“The deportation of Polish citizens to Russia is one of the most tragic pages of our history”

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Forced deportations of Polish citizens to Russia is one of the most tragic pages in our history, wrote Prime Minister Mateusz Morawiecki in a letter to the participants of the opening ceremony of the Siberian Memorial Museum. “It is a drama that we still remember and which remains an unhealed wound for us to this day,” he added.

Morawiecki, in a letter read out by the Deputy Prime Minister, Minister of Culture, National Heritage and Sport, Piotr Gliński, stressed that “the opening of the Siberian Memorial Museum is a good step towards broadening our knowledge of the painful pages of history”.

He recalled that “the history of Sybiraks began not in the 20th century, but in the 19th century with the imperial repressions and mass deportations that affected tens of thousands of patriotic and political activists, as well as their families”.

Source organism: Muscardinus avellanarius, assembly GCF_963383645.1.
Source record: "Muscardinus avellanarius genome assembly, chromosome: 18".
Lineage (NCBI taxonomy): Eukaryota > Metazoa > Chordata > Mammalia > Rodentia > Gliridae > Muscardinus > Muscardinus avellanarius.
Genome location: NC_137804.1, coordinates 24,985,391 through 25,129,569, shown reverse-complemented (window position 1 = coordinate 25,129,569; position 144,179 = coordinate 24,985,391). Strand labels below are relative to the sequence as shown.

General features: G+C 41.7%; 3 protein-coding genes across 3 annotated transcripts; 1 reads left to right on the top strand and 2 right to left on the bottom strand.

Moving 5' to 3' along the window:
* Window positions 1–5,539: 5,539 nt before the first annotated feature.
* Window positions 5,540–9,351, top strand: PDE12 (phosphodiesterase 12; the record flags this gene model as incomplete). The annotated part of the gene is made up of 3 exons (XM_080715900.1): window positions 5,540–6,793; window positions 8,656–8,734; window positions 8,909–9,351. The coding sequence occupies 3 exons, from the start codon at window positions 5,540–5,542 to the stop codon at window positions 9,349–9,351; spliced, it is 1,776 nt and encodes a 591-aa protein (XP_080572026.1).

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“Later, the actions of the communists were closer to us and more known, as a result of which, according to various estimates, between half a million and over one and a half million Polish citizens found themselves in Siberia and Kazakhstan,” he stressed. As he emphasized, “many stayed there forever, many lost their lives”.

“It is impossible to describe and forget the enormity of the suffering the exiles experienced,” assessed Morawiecki.

Sybiraks refers to Poles imprisoned or exiled to Siberia.

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